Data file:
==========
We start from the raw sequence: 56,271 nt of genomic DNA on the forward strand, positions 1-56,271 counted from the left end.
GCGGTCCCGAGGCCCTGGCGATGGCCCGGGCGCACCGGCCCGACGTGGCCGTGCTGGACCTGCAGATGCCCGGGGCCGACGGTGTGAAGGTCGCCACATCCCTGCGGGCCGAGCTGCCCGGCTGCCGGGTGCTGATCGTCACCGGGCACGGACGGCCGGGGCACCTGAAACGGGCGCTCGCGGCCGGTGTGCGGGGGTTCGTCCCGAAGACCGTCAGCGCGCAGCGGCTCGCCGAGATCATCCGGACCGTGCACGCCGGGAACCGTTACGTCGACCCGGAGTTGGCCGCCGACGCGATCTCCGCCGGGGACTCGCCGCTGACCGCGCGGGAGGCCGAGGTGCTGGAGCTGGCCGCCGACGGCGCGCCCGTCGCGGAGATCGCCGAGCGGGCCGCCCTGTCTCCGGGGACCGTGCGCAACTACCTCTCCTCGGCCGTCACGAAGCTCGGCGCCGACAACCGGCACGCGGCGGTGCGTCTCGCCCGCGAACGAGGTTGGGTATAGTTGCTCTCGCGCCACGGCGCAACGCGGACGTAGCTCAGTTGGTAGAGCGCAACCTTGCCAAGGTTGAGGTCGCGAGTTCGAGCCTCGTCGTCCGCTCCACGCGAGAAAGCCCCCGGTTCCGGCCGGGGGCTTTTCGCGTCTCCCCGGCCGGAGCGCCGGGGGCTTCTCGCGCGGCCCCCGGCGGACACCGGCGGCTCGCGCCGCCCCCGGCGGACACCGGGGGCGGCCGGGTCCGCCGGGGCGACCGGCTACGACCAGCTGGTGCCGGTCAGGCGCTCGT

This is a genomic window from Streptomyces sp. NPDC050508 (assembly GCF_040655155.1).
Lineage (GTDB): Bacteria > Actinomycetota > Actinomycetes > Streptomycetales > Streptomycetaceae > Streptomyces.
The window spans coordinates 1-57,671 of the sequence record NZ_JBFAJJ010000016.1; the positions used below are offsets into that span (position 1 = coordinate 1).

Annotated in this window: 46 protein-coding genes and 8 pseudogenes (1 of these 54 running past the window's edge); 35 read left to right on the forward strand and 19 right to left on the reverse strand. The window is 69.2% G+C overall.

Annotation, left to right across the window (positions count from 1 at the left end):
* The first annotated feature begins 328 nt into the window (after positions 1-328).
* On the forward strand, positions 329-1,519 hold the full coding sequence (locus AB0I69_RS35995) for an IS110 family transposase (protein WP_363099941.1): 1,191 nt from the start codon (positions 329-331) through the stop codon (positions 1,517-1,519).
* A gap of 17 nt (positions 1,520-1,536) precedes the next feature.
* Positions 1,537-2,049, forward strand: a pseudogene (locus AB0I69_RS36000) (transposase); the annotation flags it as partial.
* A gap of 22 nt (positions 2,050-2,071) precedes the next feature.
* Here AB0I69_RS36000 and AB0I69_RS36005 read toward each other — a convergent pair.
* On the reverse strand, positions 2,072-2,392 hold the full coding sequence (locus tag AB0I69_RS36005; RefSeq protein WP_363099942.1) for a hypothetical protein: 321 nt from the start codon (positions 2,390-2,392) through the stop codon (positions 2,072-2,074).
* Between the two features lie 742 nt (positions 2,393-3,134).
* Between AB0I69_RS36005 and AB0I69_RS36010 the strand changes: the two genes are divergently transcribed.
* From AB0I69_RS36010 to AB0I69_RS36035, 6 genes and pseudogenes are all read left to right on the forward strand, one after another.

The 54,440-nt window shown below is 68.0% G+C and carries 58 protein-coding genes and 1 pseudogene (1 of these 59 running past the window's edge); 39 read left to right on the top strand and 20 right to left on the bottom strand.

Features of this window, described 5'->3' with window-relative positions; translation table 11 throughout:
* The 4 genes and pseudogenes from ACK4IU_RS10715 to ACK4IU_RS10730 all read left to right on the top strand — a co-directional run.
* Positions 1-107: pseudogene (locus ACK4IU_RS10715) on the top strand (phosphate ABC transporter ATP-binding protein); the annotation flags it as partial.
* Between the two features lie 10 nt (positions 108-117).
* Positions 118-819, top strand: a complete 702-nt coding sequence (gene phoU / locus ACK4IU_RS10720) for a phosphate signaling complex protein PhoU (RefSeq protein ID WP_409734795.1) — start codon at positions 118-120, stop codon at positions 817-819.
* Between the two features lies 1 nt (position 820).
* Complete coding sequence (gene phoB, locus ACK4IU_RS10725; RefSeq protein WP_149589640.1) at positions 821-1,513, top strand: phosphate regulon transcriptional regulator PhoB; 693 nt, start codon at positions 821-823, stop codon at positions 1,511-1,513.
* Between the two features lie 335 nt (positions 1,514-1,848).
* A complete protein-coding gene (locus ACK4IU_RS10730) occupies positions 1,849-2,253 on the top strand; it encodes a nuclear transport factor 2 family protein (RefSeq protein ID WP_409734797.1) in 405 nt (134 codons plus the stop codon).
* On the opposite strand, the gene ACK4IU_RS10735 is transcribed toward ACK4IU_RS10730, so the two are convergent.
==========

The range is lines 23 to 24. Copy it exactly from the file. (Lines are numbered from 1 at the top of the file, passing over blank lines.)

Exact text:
* Positions 118-819, top strand: a complete 702-nt coding sequence (gene phoU / locus ACK4IU_RS10720) for a phosphate signaling complex protein PhoU (RefSeq protein ID WP_409734795.1) — start codon at positions 118-120, stop codon at positions 817-819.
* Between the two features lies 1 nt (position 820).